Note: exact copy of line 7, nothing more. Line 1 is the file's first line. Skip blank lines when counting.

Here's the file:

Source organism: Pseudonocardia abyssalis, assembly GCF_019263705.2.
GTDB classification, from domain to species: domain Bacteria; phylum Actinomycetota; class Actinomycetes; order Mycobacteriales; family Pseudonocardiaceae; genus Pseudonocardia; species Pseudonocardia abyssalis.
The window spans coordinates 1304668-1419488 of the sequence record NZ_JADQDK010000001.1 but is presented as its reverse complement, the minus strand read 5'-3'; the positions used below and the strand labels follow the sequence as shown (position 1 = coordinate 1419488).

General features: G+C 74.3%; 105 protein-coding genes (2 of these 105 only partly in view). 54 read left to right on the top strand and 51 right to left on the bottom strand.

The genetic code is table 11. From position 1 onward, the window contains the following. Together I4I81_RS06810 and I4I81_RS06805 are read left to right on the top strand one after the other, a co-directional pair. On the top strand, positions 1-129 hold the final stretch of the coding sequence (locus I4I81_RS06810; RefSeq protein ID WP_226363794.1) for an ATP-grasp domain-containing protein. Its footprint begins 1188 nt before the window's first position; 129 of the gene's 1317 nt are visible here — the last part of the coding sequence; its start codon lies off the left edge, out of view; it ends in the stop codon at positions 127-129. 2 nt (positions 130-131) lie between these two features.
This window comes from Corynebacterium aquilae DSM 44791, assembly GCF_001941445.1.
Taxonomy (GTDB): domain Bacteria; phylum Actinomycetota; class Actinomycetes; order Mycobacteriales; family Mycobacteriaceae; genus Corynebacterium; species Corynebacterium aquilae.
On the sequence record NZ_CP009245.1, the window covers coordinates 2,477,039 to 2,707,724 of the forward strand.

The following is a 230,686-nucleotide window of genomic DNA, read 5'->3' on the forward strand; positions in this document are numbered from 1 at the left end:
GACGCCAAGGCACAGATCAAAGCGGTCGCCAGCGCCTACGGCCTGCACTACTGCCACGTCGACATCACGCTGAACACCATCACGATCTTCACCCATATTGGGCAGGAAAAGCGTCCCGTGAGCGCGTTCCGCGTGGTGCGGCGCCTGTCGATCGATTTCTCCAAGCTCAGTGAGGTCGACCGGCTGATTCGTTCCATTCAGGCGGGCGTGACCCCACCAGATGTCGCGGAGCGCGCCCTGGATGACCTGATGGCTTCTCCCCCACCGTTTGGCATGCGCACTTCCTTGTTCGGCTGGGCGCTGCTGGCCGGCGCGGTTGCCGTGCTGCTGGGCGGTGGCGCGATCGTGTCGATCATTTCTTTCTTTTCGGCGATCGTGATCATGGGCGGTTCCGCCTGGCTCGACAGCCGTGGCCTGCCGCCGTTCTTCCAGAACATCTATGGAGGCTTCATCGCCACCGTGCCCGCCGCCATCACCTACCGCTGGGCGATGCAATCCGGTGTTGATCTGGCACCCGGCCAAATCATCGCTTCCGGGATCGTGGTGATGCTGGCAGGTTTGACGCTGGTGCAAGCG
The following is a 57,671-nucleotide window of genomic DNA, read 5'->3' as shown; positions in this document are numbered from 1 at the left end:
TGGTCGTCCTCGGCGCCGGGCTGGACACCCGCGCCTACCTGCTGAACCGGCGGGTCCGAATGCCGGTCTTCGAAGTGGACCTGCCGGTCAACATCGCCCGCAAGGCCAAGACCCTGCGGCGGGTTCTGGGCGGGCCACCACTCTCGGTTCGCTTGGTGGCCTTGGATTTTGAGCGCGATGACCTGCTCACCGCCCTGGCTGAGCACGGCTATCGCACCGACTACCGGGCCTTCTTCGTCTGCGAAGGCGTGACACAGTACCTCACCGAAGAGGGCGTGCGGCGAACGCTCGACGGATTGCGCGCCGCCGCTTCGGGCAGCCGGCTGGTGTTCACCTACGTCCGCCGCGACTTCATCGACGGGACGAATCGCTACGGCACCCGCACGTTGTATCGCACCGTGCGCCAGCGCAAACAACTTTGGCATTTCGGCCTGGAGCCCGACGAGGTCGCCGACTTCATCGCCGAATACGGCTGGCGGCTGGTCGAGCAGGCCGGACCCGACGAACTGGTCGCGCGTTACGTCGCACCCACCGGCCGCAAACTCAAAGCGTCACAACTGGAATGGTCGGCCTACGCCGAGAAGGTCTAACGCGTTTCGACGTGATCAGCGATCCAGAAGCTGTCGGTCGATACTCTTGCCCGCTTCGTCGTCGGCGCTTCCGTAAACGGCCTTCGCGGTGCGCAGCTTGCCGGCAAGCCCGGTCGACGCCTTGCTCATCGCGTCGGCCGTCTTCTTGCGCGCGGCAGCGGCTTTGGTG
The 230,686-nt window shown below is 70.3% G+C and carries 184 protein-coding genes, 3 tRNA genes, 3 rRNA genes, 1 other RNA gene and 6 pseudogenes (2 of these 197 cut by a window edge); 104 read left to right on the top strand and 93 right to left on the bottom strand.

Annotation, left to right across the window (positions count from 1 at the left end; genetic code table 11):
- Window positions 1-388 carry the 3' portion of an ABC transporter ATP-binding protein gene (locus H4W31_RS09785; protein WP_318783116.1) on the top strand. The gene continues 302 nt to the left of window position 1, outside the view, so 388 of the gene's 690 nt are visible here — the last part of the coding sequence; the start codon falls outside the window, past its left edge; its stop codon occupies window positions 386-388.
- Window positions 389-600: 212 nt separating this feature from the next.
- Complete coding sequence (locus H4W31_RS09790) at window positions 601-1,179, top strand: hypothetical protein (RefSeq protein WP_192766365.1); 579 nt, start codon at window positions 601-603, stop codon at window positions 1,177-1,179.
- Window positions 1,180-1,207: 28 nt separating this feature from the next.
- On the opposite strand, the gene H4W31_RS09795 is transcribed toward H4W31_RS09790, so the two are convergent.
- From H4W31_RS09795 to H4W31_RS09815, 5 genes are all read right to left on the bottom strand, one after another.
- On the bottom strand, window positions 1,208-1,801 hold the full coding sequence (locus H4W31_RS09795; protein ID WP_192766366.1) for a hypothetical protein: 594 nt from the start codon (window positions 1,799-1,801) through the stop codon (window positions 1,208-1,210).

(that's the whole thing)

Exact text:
Taxonomy (GTDB): domain Bacteria; phylum Actinomycetota; class Actinomycetes; order Mycobacteriales; family Mycobacteriaceae; genus Corynebacterium; species Corynebacterium aquilae.